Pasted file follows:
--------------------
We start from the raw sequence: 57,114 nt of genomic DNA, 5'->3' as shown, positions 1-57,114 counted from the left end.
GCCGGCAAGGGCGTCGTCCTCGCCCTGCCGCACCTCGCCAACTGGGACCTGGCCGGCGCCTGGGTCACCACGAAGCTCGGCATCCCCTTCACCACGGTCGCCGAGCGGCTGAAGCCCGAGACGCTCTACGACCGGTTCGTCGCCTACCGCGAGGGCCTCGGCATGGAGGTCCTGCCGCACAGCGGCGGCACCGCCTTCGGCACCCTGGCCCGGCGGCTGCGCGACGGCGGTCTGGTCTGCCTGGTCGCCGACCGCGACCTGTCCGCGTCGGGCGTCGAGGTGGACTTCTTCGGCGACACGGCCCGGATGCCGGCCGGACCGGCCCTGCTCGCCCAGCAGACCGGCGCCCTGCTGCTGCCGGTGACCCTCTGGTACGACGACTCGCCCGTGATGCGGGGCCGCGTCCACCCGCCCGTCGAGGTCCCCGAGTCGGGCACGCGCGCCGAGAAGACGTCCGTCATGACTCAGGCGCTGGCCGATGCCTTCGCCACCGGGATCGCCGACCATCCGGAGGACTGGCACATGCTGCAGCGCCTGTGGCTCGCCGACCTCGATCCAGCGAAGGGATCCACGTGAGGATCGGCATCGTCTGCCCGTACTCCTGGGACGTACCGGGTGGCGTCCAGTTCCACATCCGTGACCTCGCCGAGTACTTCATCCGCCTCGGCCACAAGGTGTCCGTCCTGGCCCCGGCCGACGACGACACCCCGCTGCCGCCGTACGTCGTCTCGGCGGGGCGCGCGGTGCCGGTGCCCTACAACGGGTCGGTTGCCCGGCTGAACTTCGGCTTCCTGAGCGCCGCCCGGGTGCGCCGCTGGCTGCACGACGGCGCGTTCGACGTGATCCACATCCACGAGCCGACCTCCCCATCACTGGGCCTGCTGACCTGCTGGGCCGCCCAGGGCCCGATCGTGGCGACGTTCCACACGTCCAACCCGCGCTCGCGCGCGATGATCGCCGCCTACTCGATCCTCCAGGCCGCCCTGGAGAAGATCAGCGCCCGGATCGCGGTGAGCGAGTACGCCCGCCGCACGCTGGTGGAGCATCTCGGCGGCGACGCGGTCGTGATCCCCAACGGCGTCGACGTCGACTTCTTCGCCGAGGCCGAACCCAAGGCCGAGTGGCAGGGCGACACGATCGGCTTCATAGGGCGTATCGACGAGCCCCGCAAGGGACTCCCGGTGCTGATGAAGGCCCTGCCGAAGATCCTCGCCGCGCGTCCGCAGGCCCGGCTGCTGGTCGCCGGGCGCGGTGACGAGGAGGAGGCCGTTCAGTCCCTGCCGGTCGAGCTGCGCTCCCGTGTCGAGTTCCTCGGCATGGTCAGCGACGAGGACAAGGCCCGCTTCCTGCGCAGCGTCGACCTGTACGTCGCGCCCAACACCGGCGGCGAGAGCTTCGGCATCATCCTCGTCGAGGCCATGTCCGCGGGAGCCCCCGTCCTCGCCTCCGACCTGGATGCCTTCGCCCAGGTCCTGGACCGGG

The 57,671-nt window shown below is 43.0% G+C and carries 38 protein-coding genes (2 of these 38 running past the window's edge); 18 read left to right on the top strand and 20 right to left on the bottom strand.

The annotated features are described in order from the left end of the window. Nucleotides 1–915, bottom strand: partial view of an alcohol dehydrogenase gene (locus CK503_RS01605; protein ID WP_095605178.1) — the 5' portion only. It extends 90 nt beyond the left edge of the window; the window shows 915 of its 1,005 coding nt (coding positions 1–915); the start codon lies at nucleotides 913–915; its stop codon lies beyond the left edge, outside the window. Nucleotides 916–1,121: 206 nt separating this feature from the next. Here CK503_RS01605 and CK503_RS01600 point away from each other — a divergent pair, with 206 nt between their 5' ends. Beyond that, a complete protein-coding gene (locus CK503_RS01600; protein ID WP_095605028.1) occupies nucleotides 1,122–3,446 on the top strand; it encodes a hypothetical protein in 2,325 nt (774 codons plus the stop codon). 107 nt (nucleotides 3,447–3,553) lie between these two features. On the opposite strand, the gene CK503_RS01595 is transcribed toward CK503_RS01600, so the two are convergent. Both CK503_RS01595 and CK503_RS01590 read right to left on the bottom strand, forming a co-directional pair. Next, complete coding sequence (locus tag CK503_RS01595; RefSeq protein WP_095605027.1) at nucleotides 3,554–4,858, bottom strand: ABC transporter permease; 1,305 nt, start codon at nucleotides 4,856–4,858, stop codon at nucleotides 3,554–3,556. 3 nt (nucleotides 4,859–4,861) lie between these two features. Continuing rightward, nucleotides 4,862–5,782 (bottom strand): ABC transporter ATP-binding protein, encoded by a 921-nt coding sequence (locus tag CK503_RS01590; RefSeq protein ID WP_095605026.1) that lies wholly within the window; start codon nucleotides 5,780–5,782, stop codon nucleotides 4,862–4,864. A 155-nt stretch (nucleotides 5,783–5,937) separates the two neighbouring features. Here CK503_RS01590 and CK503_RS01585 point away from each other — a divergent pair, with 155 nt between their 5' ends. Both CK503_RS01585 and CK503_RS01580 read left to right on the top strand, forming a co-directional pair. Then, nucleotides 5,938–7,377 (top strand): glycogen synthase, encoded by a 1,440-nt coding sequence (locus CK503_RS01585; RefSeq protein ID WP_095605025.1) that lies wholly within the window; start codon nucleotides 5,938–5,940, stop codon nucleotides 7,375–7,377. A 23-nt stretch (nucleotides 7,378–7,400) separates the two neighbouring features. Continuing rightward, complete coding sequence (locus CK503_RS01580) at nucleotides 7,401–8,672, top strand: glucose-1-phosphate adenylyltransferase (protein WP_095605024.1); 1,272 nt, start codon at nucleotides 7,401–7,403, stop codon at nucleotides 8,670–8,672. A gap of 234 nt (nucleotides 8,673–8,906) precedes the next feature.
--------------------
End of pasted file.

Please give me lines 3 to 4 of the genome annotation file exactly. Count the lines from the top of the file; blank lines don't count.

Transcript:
The 57,671-nt window shown below is 43.0% G+C and carries 38 protein-coding genes (2 of these 38 running past the window's edge); 18 read left to right on the top strand and 20 right to left on the bottom strand.

The annotated features are described in order from the left end of the window. Nucleotides 1–915, bottom strand: partial view of an alcohol dehydrogenase gene (locus CK503_RS01605; protein ID WP_095605178.1) — the 5' portion only. It extends 90 nt beyond the left edge of the window; the window shows 915 of its 1,005 coding nt (coding positions 1–915); the start codon lies at nucleotides 913–915; its stop codon lies beyond the left edge, outside the window. Nucleotides 916–1,121: 206 nt separating this feature from the next. Here CK503_RS01605 and CK503_RS01600 point away from each other — a divergent pair, with 206 nt between their 5' ends. Beyond that, a complete protein-coding gene (locus CK503_RS01600; protein ID WP_095605028.1) occupies nucleotides 1,122–3,446 on the top strand; it encodes a hypothetical protein in 2,325 nt (774 codons plus the stop codon). 107 nt (nucleotides 3,447–3,553) lie between these two features. On the opposite strand, the gene CK503_RS01595 is transcribed toward CK503_RS01600, so the two are convergent. Both CK503_RS01595 and CK503_RS01590 read right to left on the bottom strand, forming a co-directional pair. Next, complete coding sequence (locus tag CK503_RS01595; RefSeq protein WP_095605027.1) at nucleotides 3,554–4,858, bottom strand: ABC transporter permease; 1,305 nt, start codon at nucleotides 4,856–4,858, stop codon at nucleotides 3,554–3,556. 3 nt (nucleotides 4,859–4,861) lie between these two features. Continuing rightward, nucleotides 4,862–5,782 (bottom strand): ABC transporter ATP-binding protein, encoded by a 921-nt coding sequence (locus tag CK503_RS01590; RefSeq protein ID WP_095605026.1) that lies wholly within the window; start codon nucleotides 5,780–5,782, stop codon nucleotides 4,862–4,864. A 155-nt stretch (nucleotides 5,783–5,937) separates the two neighbouring features. Here CK503_RS01590 and CK503_RS01585 point away from each other — a divergent pair, with 155 nt between their 5' ends. Both CK503_RS01585 and CK503_RS01580 read left to right on the top strand, forming a co-directional pair. Then, nucleotides 5,938–7,377 (top strand): glycogen synthase, encoded by a 1,440-nt coding sequence (locus CK503_RS01585; RefSeq protein ID WP_095605025.1) that lies wholly within the window; start codon nucleotides 5,938–5,940, stop codon nucleotides 7,375–7,377. A 23-nt stretch (nucleotides 7,378–7,400) separates the two neighbouring features. Continuing rightward, complete coding sequence (locus CK503_RS01580) at nucleotides 7,401–8,672, top strand: glucose-1-phosphate adenylyltransferase (protein WP_095605024.1); 1,272 nt, start codon at nucleotides 7,401–7,403, stop codon at nucleotides 8,670–8,672. A gap of 234 nt (nucleotides 8,673–8,906) precedes the next feature.